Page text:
In this case the directory will be ~/work/ora_apm but you can use a directory that makes sense for you. The Oracle APM documentation does suggest using a directory where your application server is installed. For example the $CATALINA_HOME for your Apache Tomcat server but in this case a separate directory is used just to keep the APM configuration separate from the Tomcat configuration.

Before we do that, the Java Agent installer must first be downloaded.

Find the download link in the Administration section.

Once downloaded run the installer to provision the Java Agent. Here the server name is specified as ords_1 but that’s just to identify which Java Application is pushing the metrics to Oracle APM. It could be whatever value makes sense for your environment.

java -jar ~/Downloads/apm-java-agent-installer-1.8.3326.jar provision-agent -service-name=ords_1 -destination=~/work/ora_apm -private-data-key=AAA5UN2C6YOWWWUZ5Q7UUU3QACF4BBB -data-upload-endpoint=https://aaaaaaaaaaaaaaaaaaaa.apm-agt.eu-frankfurt-1.oci.oraclecloud.com

That creates a ApmAgentInstall.log file and oracle-apm-agent directory in ~/work/ora_apm. Your provisioned Java Agent, including jar files and configuration details, is in the oracle-apm-agent directory.

Start Apache Tomcat

Now that you have a Java Agent it can be specified when starting Apache Tomcat. In this environment the Apache Tomcat installation is at ~/work/apache/tomcat/9.0.56/. The Oracle APM documented steps for deploying to Apache Tomcat does outline steps for modifying the catalina.sh script. That’s the best thing to do so that the Java Agent is applied every time Tomcat starts. However, in this case the JAVA_OPTS environment variable will be used. When specifying the javaagent parameter the full directory path must be used.

export JAVA_OPTS="-javaagent:~/work/ora_apm/oracle-apm-agent/bootstrap/ApmAgent.jar"
~/work/apache/tomcat/9.0.56/bin/catalina.sh start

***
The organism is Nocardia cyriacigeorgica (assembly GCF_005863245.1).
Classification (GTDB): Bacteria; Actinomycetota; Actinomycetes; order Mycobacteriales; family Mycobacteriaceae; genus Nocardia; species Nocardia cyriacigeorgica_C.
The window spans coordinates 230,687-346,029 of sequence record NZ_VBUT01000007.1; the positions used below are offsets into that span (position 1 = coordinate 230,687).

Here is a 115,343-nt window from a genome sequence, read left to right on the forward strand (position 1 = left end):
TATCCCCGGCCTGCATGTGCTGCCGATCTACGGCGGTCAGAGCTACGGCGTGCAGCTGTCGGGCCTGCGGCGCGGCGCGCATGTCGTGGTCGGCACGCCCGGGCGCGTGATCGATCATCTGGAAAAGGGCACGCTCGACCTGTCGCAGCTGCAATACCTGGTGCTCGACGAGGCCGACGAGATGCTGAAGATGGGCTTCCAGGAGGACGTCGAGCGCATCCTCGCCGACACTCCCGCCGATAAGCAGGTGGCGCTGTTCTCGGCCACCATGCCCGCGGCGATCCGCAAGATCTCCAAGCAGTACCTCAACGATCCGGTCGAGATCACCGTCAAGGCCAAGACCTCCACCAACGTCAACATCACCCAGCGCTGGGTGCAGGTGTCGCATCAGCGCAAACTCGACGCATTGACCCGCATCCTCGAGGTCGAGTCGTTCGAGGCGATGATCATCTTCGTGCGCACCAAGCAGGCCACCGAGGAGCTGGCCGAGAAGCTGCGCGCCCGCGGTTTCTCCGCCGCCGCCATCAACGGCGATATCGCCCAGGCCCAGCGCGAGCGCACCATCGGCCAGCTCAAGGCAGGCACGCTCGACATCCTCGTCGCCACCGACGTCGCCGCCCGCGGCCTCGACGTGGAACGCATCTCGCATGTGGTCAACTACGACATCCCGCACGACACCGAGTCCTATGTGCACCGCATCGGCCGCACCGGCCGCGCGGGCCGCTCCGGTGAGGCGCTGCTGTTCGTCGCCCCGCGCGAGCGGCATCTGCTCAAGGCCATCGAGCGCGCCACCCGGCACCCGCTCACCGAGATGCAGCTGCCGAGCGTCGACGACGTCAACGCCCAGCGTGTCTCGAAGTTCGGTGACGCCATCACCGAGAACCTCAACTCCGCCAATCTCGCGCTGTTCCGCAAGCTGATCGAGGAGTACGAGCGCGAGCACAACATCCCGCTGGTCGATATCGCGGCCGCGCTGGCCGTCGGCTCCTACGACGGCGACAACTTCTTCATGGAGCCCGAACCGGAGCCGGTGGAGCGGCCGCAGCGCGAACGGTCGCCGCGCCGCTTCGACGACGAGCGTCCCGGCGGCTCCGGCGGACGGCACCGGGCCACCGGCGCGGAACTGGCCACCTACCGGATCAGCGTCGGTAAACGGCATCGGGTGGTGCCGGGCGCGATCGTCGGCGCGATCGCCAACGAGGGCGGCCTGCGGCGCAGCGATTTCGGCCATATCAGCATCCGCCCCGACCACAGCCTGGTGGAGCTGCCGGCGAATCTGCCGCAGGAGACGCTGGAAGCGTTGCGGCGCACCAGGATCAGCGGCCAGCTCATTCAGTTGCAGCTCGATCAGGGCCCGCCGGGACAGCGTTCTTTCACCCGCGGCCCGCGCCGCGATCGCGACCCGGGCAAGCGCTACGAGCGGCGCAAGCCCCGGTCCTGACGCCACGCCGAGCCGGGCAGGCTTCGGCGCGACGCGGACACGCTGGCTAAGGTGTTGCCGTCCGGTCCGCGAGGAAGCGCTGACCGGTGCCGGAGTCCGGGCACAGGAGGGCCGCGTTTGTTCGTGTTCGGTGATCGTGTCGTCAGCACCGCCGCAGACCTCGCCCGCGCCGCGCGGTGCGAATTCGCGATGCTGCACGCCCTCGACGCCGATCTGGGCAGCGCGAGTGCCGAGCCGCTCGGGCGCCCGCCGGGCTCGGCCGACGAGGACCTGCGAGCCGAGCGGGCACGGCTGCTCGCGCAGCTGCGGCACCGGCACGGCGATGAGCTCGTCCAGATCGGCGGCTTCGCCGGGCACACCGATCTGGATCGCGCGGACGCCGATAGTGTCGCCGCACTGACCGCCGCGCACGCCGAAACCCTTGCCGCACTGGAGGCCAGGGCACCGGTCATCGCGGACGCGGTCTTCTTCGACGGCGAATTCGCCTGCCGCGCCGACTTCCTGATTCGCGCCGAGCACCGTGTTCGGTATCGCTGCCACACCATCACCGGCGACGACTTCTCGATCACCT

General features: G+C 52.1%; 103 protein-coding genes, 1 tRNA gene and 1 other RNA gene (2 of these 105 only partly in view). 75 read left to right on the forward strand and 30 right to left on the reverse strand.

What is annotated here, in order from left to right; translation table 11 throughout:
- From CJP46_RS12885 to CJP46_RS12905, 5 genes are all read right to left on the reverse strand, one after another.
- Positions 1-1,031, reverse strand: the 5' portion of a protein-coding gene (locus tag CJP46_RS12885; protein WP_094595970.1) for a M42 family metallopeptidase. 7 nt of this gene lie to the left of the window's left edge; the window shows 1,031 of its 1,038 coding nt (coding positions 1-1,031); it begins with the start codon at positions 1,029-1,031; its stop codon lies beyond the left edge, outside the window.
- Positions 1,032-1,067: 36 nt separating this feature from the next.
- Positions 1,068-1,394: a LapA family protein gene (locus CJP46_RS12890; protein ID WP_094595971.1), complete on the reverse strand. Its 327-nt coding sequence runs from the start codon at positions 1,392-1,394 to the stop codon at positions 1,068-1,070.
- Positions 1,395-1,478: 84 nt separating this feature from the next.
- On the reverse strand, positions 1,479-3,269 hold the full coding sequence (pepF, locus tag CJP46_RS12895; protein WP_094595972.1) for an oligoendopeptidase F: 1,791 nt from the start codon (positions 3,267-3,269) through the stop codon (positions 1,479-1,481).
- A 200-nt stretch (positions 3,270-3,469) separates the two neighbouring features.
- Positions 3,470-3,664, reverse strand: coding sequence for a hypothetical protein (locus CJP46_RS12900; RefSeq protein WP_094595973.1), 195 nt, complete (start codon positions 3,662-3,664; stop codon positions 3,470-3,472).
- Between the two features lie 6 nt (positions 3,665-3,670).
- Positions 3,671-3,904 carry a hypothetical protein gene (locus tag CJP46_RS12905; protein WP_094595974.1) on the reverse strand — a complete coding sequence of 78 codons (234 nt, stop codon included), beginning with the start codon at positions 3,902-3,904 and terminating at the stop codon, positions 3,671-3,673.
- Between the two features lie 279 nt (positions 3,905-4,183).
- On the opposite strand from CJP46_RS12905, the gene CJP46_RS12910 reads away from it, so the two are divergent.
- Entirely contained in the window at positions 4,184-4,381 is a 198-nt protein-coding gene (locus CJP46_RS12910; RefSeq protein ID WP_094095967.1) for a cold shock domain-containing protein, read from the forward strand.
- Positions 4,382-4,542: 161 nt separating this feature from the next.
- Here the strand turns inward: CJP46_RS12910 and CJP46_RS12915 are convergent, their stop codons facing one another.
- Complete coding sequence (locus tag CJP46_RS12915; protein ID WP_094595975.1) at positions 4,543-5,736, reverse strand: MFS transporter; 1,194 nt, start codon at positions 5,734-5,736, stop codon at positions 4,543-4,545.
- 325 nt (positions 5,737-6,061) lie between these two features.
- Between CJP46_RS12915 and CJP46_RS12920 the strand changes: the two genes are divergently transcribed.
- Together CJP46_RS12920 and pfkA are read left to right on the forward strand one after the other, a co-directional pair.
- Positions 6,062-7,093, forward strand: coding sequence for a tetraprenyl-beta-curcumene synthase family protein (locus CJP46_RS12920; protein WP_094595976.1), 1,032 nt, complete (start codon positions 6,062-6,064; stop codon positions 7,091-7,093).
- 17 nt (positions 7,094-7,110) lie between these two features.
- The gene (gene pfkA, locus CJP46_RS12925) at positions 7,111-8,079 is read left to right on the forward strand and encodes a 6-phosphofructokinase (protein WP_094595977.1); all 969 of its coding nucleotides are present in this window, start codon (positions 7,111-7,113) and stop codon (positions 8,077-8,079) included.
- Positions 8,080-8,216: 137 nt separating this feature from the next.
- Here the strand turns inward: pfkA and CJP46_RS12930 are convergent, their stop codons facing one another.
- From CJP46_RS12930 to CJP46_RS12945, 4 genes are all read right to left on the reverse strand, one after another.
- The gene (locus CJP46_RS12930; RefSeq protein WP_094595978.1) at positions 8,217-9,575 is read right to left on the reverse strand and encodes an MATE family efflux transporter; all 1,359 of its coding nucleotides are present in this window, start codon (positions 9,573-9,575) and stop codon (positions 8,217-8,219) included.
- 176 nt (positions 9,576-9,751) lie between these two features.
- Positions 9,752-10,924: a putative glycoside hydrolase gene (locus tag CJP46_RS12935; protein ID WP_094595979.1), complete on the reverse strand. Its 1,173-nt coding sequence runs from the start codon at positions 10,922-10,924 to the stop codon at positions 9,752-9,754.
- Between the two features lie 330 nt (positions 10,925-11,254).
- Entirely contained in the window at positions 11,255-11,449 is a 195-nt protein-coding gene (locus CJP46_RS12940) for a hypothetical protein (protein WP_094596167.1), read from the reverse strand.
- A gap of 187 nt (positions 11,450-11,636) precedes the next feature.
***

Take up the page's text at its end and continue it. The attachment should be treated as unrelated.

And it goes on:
Using CATALINA_BASE:   /Users/peobrie/work/apache/tomcat/9.0.56
Using CATALINA_HOME:   /Users/peobrie/work/apache/tomcat/9.0.56
Using CATALINA_TMPDIR: /Users/peobrie/work/apache/tomcat/9.0.56/temp
Using JRE_HOME:        /Library/Java/JavaVirtualMachines/jdk-11.0.13.jdk/Contents/Home
Using CLASSPATH:       /Users/peobrie/work/apache/tomcat/9.0.56/bin/bootstrap.jar:/Users/peobrie/work/apache/tomcat/9.0.56/bin/tomcat-juli.jar
Tomcat started.
Apache Tomcat log shows Oracle APM and ORDs startup output

Monitor performance

Once Tomcat is up and running, you can begin monitoring application performance. This can be done using the APM console, or by setting up custom dashboards and alerts. The later features only available if you have upgraded to a paid OCI account. Time to review what metric information has been sent to Oracle APM data upload endpoint for your domain.

Navigate to the Dashboards page
Choose the Application Server Dashboard

The Oracle-defined dashboards are listed on the Dashboards page. When a dashboard is initially selected one must specify the following details:

  • Select the compartment in which your APM domain resides. Note that if a compartment is selected on the Dashboards page, then it’s displayed by default.
  • Select the APM domain that contains the systems being monitored by Application Performance Monitoring.
  • Select the resource that you want to monitor. For example, in the App Server dashboard, select an application server in the App Server drop-down list.
  • Select the time period for which you want data to be populated in the dashboard.

The App Server dropdown values will correspond to the Apache Tomcat server that the Oracle APM Java Agent is being used with. After you specify the details, the dashboards are populated with data and provide a quick insight into the health and performance of your application and enable you to identify the area that requires your attention.

The Oracle-defined dashboards, including the default Home dashboard will include information on metrics and APM resources which are not available in the Free Tier account. In this article we focus on the App Server dashboard.

The App Server dashboard is the Home page for your application servers and enables you to analyse the resources used by your application servers and understand resource constraints and requirements. For instance, you can monitor this dashboard to analyse the heap and CPU usage of your application server.

No performance issues highlighted

In the above example heap used does get close to the heap committed so there may be some tuning to apply. One could apply some Java Performance Tuning options there to optimise for throughput, faster response times or just memory footprint. Note that the CPU load is quite low which suggests that there’s no need for additional ORDS instances.

But wait, there’s more